A Promise to Ernie Pyle
On May 8 I'm going over to Birch Hill up the road and pay a visit to 89 year old Ace Parker. We'll chat a bit about his experiences as a gunner on B17's and maybe we'll likely have a cigar together. Before I leave, I'll be sure to thank Ace for all that he did during WW2. But I'm getting ahead of myself.
Back almost 61 years ago on May 7, l945, Germany surrendered. On May 8, V-E day (for Victory in Europe) was declared. Winston Churchill broadcast to the British Empire and to the entire world that "The evil doers are now prostrate before us. Our gratitude to our splendid allies goes forth from all our hearts in this island and throughout the British Empire". The news of the German surrender spread like wildfire, and the world erupted in celebrations, dancing, singing, parties in the streets, toasts and just plain wildness. Europe went crazy with joy.
Massive celebrations took place, notably in London, where over a million people celebrated. Times Square and Piccadilly Circus in London were mob scenes. President Harry Truman dedicated the victory to the memory of his predecessor, Franklin D.
Roosevelt, because FDR had been so committed to ending the war. Roosevelt had died less than a month earlier. While the celebrations in the US were not as wild as those 90 days later when the Japanese surrendered, they were still pretty uninhibited.
However, the War in the Pacific had been more personal, its outcome had not yet been resolved and fear still lingered.On April 25, the German Army had been decimated as American and Soviet forces met at the Elbe River. Five days later, Adolf Hitler committed suicide in his bunker in Berlin.
His successor, Admiral Karl Doenitz, sent General Alfred Jodl to the Supreme Headquarters Allied Expeditionary Forces detachment in Rheims to seek terms for an end to the war. At 2:41 a.m. On May 7, general Jodl signed the unconditional surrender of German forces on all fronts, which was to take effect on May 8 at 11:01 p.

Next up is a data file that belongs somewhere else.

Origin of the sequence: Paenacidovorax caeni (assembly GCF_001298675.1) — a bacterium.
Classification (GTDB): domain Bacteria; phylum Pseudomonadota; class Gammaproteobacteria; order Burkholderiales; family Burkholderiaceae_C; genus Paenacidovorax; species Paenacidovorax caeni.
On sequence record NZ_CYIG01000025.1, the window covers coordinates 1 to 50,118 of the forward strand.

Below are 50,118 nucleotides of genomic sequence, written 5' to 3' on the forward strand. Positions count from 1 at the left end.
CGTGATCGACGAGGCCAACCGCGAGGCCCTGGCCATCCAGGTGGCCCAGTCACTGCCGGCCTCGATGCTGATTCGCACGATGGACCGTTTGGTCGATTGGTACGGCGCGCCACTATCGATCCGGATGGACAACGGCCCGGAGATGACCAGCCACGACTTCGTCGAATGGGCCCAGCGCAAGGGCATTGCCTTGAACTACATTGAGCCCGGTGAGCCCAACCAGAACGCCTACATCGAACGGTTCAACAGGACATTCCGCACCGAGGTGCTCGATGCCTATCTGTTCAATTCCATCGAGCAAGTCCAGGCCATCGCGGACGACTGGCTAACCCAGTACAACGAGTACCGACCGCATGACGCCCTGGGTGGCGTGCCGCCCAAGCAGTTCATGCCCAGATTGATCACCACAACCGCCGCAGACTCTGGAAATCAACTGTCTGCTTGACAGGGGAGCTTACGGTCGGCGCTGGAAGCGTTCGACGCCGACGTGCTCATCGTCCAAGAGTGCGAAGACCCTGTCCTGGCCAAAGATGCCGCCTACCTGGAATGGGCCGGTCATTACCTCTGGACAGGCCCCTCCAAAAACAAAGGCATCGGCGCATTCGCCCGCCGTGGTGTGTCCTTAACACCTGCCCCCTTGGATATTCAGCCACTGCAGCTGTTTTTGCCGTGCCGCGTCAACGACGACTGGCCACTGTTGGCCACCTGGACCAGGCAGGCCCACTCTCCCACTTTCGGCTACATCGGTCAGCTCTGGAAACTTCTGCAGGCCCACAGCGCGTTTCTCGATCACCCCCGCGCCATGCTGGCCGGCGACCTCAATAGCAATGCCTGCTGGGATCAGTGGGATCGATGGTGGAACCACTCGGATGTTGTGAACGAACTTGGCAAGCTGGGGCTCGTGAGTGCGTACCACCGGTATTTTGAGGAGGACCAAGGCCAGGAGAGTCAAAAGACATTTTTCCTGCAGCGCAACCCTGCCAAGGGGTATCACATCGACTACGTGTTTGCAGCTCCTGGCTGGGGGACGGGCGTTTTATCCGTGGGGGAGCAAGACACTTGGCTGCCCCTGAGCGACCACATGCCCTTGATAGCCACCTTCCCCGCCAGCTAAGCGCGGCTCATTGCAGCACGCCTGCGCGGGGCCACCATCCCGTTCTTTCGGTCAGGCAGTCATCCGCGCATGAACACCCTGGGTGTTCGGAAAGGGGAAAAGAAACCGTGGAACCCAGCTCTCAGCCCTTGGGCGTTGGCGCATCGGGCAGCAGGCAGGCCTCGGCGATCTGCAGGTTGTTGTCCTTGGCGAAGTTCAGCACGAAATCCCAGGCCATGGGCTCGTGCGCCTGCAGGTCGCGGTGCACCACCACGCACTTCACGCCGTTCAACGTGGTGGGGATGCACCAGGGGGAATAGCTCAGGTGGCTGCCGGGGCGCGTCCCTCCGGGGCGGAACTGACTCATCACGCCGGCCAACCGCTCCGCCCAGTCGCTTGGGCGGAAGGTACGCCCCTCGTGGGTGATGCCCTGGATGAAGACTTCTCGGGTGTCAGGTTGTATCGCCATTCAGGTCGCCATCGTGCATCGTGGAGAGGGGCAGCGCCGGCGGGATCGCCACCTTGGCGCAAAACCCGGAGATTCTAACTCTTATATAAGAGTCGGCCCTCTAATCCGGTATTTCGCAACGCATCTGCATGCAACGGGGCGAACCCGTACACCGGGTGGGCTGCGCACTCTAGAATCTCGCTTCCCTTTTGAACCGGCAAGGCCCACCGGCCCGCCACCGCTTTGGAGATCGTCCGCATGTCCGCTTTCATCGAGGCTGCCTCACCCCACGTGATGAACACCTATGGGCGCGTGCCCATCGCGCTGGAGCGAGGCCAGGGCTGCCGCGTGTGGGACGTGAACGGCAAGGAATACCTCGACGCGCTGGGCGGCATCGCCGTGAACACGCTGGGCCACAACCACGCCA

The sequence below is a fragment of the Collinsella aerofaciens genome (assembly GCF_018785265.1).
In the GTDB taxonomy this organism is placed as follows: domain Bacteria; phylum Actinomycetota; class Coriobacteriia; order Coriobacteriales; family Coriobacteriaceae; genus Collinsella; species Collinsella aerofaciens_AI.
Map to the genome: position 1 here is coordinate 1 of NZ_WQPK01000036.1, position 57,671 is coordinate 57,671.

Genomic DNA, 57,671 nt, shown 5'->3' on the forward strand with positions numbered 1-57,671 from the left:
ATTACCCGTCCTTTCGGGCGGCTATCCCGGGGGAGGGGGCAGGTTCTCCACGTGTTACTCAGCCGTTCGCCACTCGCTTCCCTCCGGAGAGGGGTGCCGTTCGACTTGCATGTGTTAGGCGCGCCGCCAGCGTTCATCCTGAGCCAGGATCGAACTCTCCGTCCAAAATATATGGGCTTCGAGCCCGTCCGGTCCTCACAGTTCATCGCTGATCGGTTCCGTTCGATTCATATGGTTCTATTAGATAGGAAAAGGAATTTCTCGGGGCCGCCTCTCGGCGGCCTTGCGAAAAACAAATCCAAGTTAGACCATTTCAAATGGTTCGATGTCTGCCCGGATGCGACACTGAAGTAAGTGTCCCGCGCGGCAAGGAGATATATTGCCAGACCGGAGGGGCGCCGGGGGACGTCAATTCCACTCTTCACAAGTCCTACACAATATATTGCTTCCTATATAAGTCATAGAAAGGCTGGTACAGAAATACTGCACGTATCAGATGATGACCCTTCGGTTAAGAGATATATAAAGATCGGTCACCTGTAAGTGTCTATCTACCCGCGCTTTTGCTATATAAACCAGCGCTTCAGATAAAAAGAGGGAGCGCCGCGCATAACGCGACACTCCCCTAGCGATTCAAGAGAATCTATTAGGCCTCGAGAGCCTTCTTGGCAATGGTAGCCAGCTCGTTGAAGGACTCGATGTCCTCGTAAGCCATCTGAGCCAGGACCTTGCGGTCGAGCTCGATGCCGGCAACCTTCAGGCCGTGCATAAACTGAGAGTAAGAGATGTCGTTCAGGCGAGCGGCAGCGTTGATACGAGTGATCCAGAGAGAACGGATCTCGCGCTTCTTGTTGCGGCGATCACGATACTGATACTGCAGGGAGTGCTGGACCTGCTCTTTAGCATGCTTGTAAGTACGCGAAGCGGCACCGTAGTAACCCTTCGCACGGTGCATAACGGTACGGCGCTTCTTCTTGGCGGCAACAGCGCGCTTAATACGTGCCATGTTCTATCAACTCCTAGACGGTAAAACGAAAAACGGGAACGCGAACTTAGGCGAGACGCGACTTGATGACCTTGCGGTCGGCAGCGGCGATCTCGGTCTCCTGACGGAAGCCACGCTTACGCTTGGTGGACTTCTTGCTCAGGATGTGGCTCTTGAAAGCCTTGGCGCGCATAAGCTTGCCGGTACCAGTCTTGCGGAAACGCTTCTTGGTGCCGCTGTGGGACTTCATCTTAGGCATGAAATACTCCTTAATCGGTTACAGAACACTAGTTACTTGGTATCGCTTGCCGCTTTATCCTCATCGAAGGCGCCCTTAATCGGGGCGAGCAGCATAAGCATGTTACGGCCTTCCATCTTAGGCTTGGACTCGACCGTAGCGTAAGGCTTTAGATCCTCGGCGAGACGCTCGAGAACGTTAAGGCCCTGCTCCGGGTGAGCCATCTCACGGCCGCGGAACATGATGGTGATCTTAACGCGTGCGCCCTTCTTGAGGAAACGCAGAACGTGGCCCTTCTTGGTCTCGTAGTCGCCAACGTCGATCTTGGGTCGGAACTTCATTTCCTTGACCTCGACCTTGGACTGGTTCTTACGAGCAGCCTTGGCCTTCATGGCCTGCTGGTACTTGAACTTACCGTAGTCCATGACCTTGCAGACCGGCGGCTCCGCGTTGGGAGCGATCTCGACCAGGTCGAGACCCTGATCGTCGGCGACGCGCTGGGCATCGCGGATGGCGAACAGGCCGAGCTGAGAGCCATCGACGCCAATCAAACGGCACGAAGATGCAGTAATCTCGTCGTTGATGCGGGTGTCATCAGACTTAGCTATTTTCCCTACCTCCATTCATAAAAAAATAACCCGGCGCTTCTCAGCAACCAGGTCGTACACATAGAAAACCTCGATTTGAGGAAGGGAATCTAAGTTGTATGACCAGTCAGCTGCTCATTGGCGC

m. After six years of unmitigated horror and countless millions of lives lost, the war in Europe was over.But eight months earlier, on September 5, 1944, beloved Stars & Stripes columnist Ernie Pyle, who had been such an inspirational and moving force with his reports from the front, wrote his final column in Europe.
What made him so special was that he wrote about people rather than war. He returned to the U.S. For health reasons, but shortly afterward, went back to the Pacific where a Japanese sniper killed him on the island of Shima on April 18 at the age of 44.
He had just been awarded the Pulitzer Prize for journalism. In his pocket was the draft of a column he intended to publish in anticipation of the war's end in Europe. It reads as follows: (from Ernie's War: The Best of Ernie Pyle's World War II Dispatches, edited by David Nichols, PP.
418-19)."On Victory in Europe."And so it is over. The catastrophe on one side of the world has run its course. The day that it had so long seemed would never come has come at last.
I suppose emotions here in the Pacific are the same as they were among the Allies all over the world. First a shouting of the good news with such joyous surprise that you would think the shouter himself had brought it about. And then an unspoken sense of gigantic relief ? and then a hope that the collapse in Europe would hasten the end in the Pacific.